Can cardiovascular clinical characteristics be identified and outcome models be developed from an in-patient claims database?
Databases as Topic
Outcome Assessment (Health Care)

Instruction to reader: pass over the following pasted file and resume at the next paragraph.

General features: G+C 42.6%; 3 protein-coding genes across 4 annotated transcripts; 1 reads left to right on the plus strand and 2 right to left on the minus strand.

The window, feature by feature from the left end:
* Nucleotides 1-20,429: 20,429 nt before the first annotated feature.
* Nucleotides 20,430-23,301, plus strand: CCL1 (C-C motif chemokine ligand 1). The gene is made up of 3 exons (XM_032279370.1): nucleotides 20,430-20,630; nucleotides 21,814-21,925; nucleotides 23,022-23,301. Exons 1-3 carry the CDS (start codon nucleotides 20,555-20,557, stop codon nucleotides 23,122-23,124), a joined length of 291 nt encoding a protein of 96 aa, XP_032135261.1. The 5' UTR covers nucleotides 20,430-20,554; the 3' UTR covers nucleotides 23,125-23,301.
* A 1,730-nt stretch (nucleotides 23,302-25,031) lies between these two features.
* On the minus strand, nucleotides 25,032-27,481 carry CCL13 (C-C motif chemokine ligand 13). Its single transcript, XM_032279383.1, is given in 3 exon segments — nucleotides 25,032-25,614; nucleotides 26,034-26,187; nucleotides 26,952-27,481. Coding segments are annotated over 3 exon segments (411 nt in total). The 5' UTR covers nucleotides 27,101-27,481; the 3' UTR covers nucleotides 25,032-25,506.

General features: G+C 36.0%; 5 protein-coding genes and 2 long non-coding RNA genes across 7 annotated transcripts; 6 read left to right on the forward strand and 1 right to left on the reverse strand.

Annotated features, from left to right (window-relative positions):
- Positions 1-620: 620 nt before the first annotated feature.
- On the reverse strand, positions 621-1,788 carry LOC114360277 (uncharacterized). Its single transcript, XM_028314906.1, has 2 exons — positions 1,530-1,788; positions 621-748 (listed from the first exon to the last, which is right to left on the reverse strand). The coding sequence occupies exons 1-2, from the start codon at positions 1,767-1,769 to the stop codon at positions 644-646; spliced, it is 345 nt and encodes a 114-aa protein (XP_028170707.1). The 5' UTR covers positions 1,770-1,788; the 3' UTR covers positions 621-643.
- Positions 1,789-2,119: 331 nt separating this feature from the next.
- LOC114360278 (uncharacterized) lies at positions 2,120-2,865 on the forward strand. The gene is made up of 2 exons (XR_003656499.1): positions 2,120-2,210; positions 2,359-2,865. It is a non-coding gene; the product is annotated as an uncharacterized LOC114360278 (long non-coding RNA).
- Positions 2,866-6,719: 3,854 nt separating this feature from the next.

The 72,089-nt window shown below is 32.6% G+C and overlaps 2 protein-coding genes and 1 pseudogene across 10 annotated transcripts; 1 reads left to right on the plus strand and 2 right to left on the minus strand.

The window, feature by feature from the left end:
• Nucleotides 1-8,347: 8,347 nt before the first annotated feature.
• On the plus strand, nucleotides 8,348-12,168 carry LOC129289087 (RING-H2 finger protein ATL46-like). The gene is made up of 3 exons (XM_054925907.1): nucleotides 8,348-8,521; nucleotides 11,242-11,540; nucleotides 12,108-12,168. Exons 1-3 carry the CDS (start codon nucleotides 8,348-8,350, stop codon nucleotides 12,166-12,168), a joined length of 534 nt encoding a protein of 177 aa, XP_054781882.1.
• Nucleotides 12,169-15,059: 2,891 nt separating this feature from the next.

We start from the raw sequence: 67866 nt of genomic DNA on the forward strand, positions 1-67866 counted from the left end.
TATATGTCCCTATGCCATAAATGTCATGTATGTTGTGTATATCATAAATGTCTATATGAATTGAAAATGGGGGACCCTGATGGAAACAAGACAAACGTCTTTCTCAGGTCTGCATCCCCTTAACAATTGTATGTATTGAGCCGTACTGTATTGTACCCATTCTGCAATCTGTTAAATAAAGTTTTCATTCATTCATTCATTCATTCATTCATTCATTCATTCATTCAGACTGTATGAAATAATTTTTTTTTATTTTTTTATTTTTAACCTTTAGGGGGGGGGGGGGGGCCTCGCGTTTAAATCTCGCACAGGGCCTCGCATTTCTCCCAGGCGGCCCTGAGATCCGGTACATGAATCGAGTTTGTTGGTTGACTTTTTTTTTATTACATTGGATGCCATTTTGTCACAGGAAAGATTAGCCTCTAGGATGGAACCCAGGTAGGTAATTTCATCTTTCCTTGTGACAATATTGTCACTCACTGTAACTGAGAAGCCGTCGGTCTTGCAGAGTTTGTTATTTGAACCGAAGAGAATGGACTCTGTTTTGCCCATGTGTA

The objective of this study was to assess whether administrative (claims) databases can be used to assess clinical variables and predict outcome. Although administrative databases are useful for assessing resource utilization, their utility for assessing clinical information is less certain. Prospectively gathered clinical databases, however, are expensive and not widely available. The UB92 formulation of the hospital bill was used as an administrative source of data and compared with the clinical cardiovascular database at Emory University. The claims database was compared with the clinical database for 11 variables. Outcome models were developed with multivariate methods. A total of 11,883 patients who underwent catheterization (5,255 underwent percutaneous transluminal coronary angioplasty [PTCA] and 3,794 underwent coronary artery bypass surgery [CABG]) between 1991 and 1995 were included. For some variables, the claims database correlated well (diabetes, sensitivity 87%, specificity 99%), whereas for others the claims database was less accurate (peripheral vascular disease, sensitivity 20%, specificity 99%). Uncertain coding in the claims database, which can result in the same code being used for co-morbid states and severity of disease, as well as complications, limited the ability of claims to predict outcome. Clinical databases may also be limited by lack of objectivity and missing data. The utility of claims databases to assess severity of disease and co-morbid states is limited, and outcome modeling and risk assessment from claims databases may be inappropriate and spurious. Developing better data standards and less expensive methods for acquisition of clinical data is necessary for improved outcome assessment.